The World Health Organization has released the 2012 edition of their World Health Statistics report, an annual compilation of health-related data from its 194 Member States. This report also summarizes progress being made in achieving the health-related Millennium Development Goals (MDGs).
While infectious diseases get most of the world’s attention, it continues to be the NCDs (Non-Communicable Diseases) - like high blood pressure, heart disease , diabetes, and tobacco related illnesses – that exact the greatest toll on human health.
Some excerpts from today’s press release highlights these findings:
16 May 2012 | Geneva - The World health statistics 2012 report, released today, puts the spotlight on the growing problem of the noncommunicable diseases burden.
One in three adults worldwide, according to the report, has raised blood pressure – a condition that causes around half of all deaths from stroke and heart disease. One in 10 adults has diabetes.
“This report is further evidence of the dramatic increase in the conditions that trigger heart disease and other chronic illnesses, particularly in low- and middle-income countries,” says Dr Margaret Chan, Director-General of WHO. “In some African countries, as much as half the adult population has high blood pressure.”
Published annually by WHO, the World health statistics is the most comprehensive publication of health-related global statistics available. It contains data from 194 countries on a range of mortality, disease and health system indicators including life expectancy, illnesses and deaths from a range of diseases, health services and treatments, financial investment in health, as well as risk factors and behaviours that affect health.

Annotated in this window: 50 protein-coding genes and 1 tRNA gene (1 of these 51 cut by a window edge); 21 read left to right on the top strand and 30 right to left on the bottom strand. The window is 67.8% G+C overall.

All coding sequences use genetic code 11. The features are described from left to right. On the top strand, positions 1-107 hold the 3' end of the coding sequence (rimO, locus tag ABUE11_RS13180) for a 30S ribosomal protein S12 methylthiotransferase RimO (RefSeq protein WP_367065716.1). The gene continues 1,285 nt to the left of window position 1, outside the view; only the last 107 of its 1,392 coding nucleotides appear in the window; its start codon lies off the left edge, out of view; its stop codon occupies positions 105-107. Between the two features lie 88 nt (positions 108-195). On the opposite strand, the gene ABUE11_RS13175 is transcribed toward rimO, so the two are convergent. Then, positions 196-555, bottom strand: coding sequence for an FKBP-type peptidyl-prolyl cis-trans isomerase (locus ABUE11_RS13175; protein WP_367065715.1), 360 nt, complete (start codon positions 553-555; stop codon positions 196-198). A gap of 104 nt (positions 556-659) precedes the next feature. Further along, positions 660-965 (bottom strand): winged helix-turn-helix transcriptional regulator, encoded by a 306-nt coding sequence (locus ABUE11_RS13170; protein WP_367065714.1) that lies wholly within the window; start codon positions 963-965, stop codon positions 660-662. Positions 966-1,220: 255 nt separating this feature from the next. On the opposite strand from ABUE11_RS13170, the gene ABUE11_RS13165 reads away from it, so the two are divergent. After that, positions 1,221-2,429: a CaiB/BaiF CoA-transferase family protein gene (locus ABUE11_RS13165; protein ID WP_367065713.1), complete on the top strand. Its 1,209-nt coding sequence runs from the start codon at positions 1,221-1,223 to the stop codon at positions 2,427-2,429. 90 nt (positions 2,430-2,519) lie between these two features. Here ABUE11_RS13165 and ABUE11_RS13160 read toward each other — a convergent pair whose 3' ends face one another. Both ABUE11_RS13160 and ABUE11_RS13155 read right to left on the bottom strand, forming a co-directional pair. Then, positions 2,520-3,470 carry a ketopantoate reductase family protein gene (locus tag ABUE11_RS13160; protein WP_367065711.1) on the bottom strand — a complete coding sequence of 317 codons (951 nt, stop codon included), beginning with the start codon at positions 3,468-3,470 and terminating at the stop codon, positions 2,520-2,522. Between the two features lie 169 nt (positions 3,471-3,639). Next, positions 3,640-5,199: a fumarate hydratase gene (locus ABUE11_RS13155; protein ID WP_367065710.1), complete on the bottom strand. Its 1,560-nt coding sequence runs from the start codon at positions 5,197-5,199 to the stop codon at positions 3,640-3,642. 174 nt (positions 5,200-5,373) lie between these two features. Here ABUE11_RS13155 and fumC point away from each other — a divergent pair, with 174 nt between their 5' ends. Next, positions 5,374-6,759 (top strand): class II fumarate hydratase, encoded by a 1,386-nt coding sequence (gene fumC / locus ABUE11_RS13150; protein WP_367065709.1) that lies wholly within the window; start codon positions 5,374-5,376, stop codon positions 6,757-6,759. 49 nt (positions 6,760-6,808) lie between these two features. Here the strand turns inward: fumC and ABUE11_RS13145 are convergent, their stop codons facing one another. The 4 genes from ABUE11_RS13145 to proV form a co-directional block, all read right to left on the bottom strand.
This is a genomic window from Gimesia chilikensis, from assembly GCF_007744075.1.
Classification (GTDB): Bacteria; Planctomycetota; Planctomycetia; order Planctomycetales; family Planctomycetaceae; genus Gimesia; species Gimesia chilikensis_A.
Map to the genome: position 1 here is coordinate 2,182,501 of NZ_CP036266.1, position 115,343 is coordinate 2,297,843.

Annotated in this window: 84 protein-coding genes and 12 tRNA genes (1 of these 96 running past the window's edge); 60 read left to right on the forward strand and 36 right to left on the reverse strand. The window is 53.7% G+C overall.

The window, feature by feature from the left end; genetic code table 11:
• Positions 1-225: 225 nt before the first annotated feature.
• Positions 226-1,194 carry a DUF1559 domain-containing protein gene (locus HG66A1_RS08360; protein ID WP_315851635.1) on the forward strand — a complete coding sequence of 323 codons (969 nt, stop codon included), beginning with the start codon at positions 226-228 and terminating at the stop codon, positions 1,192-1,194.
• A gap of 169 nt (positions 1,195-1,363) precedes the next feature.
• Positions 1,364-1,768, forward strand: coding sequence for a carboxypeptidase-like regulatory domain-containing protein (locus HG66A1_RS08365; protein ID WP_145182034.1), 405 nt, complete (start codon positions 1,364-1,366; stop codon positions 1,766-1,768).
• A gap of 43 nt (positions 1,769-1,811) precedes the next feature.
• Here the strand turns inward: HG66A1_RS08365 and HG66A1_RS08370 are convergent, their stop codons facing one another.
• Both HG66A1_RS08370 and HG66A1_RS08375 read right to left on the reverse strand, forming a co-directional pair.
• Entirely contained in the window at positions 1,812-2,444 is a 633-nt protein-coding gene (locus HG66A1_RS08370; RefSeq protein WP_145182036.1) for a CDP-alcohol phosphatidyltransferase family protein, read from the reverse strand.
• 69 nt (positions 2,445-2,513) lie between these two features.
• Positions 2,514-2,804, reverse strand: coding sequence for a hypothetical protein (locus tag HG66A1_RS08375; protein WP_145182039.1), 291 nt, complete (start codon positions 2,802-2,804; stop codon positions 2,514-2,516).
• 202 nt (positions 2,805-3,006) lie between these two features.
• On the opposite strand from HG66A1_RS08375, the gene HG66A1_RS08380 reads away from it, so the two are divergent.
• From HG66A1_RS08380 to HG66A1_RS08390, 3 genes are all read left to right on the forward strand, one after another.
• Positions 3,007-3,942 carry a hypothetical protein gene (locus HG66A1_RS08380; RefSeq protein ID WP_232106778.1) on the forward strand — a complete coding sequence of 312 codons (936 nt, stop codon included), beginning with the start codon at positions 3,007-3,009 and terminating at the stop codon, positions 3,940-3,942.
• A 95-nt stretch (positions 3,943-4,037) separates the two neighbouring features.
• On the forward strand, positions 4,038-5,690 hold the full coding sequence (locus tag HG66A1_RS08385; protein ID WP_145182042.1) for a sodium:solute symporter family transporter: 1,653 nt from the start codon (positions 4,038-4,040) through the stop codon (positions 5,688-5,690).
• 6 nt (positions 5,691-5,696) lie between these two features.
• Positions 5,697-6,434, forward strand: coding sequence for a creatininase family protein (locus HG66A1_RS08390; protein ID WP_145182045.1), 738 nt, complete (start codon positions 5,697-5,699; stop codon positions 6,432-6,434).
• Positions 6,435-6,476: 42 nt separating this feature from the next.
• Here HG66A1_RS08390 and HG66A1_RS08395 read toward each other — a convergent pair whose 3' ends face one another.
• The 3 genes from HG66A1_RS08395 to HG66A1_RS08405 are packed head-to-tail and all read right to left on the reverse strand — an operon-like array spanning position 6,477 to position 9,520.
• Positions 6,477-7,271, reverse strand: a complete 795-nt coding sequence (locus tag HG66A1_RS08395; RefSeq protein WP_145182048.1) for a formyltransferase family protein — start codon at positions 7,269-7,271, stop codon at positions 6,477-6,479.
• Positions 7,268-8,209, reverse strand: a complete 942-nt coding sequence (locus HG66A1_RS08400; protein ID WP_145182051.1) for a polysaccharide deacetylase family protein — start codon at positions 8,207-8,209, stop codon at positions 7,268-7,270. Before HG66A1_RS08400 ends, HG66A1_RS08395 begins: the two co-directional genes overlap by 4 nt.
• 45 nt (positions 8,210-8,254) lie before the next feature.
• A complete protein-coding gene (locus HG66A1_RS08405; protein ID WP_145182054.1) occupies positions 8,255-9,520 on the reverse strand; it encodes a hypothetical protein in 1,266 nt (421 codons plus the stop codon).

Some key trends in this year’s report are:
- Maternal mortality: In 20 years, the number of maternal deaths has decreased from more than 540 000 deaths in 1990 to less than 290 000 in 2010 – a decline of 47%. One third of these maternal deaths occur in just two countries – India with 20% of the global total and Nigeria with 14%.
- 10 year trends for causes of child death: Data from the years 2000 to 2010 show how public health advancements have helped save children’s lives in the past decade. The world has made significant progress, having reduced the number of child deaths from almost 10 million children aged less than 5 years in 2000 to 7.6 million annual deaths in 2010. Declines in numbers of deaths from diarrhoeal disease and measles have been particularly striking.
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Of considerable interest to those of us who follow disease outbreaks around the world is the lack of disease and mortality information available from many low-resource countries.
Among low income countries, only about 1% of deaths (and their causes) are recorded, while just 34 countries – representing 15% of the world’s population – produce high quality cause-of-death documentation.
The two most populous countries in the world – India and China – do not have national civil registration systems in place, and instead generate estimates of births and deaths based on smaller population samples.
All of which helps to explain why, nearly two years after the end of the 2009 H1N1 pandemic, we still don’t have a good handle on how many people died from the virus.
This lack of surveillance and reporting extends far beyond just births and deaths, which is why there is so much ambiguity regarding the true prevalence of many diseases (including H5N1) around the world.
Much of the data that is available can be accessed via the WHO’s Global Health Observatory, which allows tailored online searches for health information by country or region.